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Drones for Newsgathering & Surveillance Analytical Essay

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Updated: Jun 10th, 2019

One of the most notable aspects of post-industrial modernity is that, as of today, the pace of the ongoing technological progress attained a clearly defined exponential momentum, which in turn challenges the validity of people’s conventional outlooks on what the notions of ‘privacy’ and ‘journalism’ stand for.

The soundness of this suggestion can be illustrated, in regards to the fact that it now became possible for private citizens to be in the position to take aerial shots/videos of the important events in the making (newsgathering), as well as to spy on others (surveillance).

The development in question has been brought about by the recent breakthroughs in the field of avionics technology, which dramatically increased the affordability of the so-called ‘unmanned aerial vehicles’ (UAVs), or as they are informally referred to – drones. The term in question applies to the autonomously flown aircraft, as well as to those that fly in the remotely controlled mode.

However, the newly emerged newsgathering/surveillance opportunities, in this respect, appear to stir much of a public controversy – the direct consequence of the fact that the practice of drone-based newsgathering can be defined; as such that violates the provisions of the U.S. Constitution’s Fourth Amendment.

As Schlag (2013) aptly pointed out, “Under the Fourth Amendment, Americans are guaranteed a certain degree of privacy through the right ‘to be secure in their persons, houses, papers, and effect against unreasonable searches and seizures’” (p. 12).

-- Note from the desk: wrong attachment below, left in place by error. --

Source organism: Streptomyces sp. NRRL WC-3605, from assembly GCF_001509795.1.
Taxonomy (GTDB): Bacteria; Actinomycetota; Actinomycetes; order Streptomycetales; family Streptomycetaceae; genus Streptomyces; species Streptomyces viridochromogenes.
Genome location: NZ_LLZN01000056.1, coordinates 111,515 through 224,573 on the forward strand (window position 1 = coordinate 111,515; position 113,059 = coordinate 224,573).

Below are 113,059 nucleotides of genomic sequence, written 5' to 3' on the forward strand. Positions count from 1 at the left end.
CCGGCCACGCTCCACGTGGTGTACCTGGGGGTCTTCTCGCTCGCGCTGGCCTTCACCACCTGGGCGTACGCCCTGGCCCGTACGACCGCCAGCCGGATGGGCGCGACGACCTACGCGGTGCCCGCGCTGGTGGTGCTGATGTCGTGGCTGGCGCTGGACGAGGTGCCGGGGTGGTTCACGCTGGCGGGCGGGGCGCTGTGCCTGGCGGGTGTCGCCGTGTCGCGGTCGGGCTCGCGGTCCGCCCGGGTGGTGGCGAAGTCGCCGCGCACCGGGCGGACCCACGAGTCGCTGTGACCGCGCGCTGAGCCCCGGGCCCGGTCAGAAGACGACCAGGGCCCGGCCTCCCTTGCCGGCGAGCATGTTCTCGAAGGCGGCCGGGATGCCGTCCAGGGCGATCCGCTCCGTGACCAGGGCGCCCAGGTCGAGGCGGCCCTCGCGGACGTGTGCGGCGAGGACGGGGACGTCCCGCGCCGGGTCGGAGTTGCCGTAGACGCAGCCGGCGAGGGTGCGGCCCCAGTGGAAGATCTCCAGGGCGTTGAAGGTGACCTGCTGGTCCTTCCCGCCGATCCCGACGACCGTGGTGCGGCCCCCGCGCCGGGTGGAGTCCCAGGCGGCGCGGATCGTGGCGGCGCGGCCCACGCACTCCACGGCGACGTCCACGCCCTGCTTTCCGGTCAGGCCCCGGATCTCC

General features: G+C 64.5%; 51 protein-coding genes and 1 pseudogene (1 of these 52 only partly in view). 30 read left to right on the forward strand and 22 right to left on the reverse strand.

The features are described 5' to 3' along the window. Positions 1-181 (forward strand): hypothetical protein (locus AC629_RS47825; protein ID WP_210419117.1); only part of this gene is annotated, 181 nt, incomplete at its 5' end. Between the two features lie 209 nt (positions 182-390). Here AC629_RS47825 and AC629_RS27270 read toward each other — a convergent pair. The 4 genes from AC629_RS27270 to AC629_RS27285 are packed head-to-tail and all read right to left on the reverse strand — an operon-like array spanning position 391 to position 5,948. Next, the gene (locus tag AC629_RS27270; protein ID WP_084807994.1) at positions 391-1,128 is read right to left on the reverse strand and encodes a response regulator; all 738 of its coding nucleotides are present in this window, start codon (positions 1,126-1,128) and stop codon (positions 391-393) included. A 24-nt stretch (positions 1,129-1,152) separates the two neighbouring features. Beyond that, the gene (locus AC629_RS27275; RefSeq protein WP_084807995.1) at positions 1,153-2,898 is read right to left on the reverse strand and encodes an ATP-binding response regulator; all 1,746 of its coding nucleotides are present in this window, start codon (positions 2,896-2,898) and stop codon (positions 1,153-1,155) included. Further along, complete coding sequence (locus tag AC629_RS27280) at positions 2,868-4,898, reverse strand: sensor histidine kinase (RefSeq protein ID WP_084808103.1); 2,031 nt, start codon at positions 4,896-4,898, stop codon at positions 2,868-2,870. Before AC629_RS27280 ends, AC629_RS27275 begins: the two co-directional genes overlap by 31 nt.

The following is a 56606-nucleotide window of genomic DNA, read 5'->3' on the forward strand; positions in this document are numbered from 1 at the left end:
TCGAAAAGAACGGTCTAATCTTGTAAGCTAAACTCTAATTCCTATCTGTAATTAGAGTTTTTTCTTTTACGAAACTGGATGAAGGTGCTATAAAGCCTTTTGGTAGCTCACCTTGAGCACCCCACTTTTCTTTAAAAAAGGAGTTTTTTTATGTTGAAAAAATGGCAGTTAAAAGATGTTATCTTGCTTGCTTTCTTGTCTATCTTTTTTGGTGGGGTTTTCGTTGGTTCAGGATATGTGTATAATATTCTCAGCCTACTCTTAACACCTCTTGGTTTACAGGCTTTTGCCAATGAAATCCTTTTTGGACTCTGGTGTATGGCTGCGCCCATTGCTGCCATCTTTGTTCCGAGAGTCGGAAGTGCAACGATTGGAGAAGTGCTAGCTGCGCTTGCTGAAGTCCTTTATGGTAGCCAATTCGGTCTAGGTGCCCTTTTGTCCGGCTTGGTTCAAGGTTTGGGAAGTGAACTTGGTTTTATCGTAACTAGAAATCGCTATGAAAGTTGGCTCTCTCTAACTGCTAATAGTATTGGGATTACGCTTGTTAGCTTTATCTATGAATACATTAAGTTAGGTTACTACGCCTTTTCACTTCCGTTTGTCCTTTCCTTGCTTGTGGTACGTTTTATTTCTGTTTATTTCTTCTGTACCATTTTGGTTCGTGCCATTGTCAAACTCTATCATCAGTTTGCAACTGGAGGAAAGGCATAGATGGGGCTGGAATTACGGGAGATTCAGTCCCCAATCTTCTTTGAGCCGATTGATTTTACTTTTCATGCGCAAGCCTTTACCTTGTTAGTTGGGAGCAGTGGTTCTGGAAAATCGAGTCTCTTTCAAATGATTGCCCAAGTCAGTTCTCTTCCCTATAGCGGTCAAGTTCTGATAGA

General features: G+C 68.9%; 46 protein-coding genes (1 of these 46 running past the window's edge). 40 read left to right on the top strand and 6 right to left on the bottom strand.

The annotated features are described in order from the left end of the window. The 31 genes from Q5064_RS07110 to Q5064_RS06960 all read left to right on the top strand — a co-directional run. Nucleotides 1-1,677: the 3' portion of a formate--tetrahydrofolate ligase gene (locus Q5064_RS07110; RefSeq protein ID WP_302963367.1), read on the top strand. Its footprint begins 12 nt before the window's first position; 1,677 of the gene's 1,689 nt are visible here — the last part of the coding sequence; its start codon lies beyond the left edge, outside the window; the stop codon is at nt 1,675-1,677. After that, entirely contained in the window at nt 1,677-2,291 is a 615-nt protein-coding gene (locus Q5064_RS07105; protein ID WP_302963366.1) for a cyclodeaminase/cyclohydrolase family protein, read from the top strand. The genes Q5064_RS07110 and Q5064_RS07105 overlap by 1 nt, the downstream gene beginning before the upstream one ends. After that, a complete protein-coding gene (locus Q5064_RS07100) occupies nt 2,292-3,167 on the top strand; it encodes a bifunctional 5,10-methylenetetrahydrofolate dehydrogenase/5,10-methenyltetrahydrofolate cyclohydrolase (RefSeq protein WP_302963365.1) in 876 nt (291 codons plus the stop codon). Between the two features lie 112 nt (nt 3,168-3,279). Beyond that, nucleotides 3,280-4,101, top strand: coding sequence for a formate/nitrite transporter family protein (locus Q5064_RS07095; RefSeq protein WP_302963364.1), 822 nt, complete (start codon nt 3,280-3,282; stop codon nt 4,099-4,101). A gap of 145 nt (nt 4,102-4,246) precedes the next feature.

At the same time, forbidding citizens to use drones, as the mean of gathering and publicizing information of a social significance, would clearly transgress the Constitution’s First Amendment, concerned with protecting freedom of speech, as the fundamental principle of how American society functions.

Therefore, it does not come as a particular surprise that during the course of recent years, there have been published a number of analytical articles that discuss the pros and cons of legitimizing the concerned practice from a variety of different perspectives.

Among the main advantages of using drones to gather information is being usually mentioned the sheer cost-effectiveness of the practice in question. According to Holton, Lawson and Love (2015), “Even the most effective UAVs available for journalistic purposes cost less than $1000 and can be operated at a fraction of the cost of their heavier and less reliable helicopter counterparts” (p. 638).

The advocates of drone-based newsgathering also point out to the fact that drones allow the types of live news-coverage that used to be considered impossible earlier (such as providing people with the aerial glimpse of a natural disaster in making, for example).